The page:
Saturday, October 3, 2009

Bands: How to make monies.

I have recently recorded and mixed a band, and am hoping to continue working with them in the future. I realized that bands have a hard time going from myspace to itunes, and in this blog I'm going to try and explain how to do that.

So you've got all your songs and people are grooving to them. Hopefully you've taken some vocal and music theory classes. You are the vessel in which your art flows, you are the medium in which you express your thoughts and feelings, so let's hope you are playing because of the art and not because of the limitations.

The next step is to practice. Practice so hard it hurts, and I mean this. When you go into the studio, you don't want to be trying to remember your part, or having the whole production stall because you can't seem to get it right. Figure out all of the tempos to all your songs if you plan on playing to a click track (HIGHLY recommended.) Also, if you plan on playing to the click track, make sure you can actually play to a click track.

Now the average studio will charge around $50 an hour or about $400 to book the whole day. Give yourselves plenty of time. I would say an hour per song (if you have practiced, practiced, prazacticed!) after the initial hour of setting up and last half hour to tear down. This first day you'll just record drums, bass, scratch guitar, scratch vocals.

So the drums and bass are done. Hopefully the studio gave you the Pro Tools session to take home. Solo the drums and bass and practice to them. This is your job, your salary, your statement to the world. It needs to be as perfect as you imagined it. NEVER settle for good enough. If it's possible, take your drum and bass track to an Pro Tools engineered with a 110 level certification or higher and get it beat-mapped to ensure that the drummer is spot on. (Don't worry, if the engineer knows what he is doing this will not reduce the feel of the music to a mechanical humanless beat.)

So you're ready to go back the next day. Do as the engineer says and don't argue. It's good to have honest people there telling you if the take was good or not. Be highly critical of yourself. Here you'll record over the scratch guitar and scratch vocals with the real awesome amazing stuff!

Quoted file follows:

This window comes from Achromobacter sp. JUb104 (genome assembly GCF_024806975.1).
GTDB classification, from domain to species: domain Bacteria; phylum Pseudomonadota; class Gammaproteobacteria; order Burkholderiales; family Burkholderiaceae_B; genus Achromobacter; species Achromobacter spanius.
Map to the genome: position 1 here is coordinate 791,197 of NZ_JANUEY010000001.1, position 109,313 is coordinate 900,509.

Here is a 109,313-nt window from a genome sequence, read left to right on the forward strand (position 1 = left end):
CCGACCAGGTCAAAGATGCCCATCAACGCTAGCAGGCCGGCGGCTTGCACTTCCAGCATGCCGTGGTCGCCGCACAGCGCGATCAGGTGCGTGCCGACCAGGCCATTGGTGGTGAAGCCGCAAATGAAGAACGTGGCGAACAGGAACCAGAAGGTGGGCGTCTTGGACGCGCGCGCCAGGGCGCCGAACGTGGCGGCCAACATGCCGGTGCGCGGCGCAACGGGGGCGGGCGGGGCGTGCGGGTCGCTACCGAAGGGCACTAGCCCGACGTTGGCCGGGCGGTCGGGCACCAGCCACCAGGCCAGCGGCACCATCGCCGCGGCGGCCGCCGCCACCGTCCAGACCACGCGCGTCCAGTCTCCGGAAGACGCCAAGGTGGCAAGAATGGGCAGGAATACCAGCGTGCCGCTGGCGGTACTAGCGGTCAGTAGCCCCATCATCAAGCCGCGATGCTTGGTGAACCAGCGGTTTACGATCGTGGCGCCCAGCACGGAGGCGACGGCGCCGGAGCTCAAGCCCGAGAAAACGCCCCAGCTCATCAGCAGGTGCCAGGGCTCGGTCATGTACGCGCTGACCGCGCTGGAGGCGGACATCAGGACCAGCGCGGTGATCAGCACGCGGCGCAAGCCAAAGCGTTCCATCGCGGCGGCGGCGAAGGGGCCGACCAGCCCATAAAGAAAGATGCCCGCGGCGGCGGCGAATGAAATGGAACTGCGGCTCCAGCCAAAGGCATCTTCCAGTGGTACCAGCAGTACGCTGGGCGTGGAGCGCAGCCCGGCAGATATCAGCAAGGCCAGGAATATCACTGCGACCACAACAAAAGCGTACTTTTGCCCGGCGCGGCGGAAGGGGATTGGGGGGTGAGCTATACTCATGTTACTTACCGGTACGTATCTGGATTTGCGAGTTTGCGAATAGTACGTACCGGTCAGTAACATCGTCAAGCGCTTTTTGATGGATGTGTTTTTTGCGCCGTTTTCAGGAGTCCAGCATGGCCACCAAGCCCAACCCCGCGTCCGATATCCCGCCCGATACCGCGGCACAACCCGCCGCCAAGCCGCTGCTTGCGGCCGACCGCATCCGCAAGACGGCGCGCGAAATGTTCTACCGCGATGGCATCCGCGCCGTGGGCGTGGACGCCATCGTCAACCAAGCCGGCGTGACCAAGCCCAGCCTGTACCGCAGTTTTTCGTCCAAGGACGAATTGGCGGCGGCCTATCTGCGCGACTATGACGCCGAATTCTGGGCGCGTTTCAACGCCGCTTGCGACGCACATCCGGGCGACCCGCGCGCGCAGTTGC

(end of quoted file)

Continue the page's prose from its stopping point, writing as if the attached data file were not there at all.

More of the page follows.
SIDE NOTE: If you're going to record yourself, Number 1: DON'T! (Unless you know what you're doing.) And if you decide to skip Number 1, than Number 2: Please, please please please set all of your levels so they don't clip. (Red lights.) That's losing signal, that's digital distortion, that's suck. Also, this happens when you mix as well. Put a master fader in your mix (Command N, select stereo master fader) and don't clip or else suck happens! You've been warned.

Ok, so now you have the tracks and the session file from the studio session. Take that to a mixing engineer. A good mixing engineer will give you a flat rate per song, not an hourly rate. $20 per song is usually about right, or $150 per album. Make sure you keep a close eye on your mixing engineer, and keep him on track for your artistic vision.

In todays world, mastering engineers want stems, or separate mixes for the drums, bass, guitars, vocals and time-based effects such as reverb. A mixing engineer who knows what he's doing will charge you extra for the stems, but it's a good idea to get them. A very good idea.

A mastering engineer will probably charge $500 for an album, so make sure you have played enough shows to pay for all this. Please don't skip this step. This is very important.

Ok, now you're ready. You've got a professional demo or full length album that you want to share with the world. Who wants it? Well, if you go to the IODA website, you'll find a vast number of services to get your product out there. IODA is an independent distribution company that will be able to get your album into stores and on iTunes.

Final step; send your demo to every label that is remotely like your genre of music. They really listen to the demos, and if you have done all of the steps above, it will be head and shoulders above most of the demos they receive.

In the end, plan on spending at least $1,000. IODA gives it's artists about 85% of the profits, instead of 10 or 15%, whatever iTunes is. If you think you can sell at least 120 albums for $10 each, then you'll start to make a profit.

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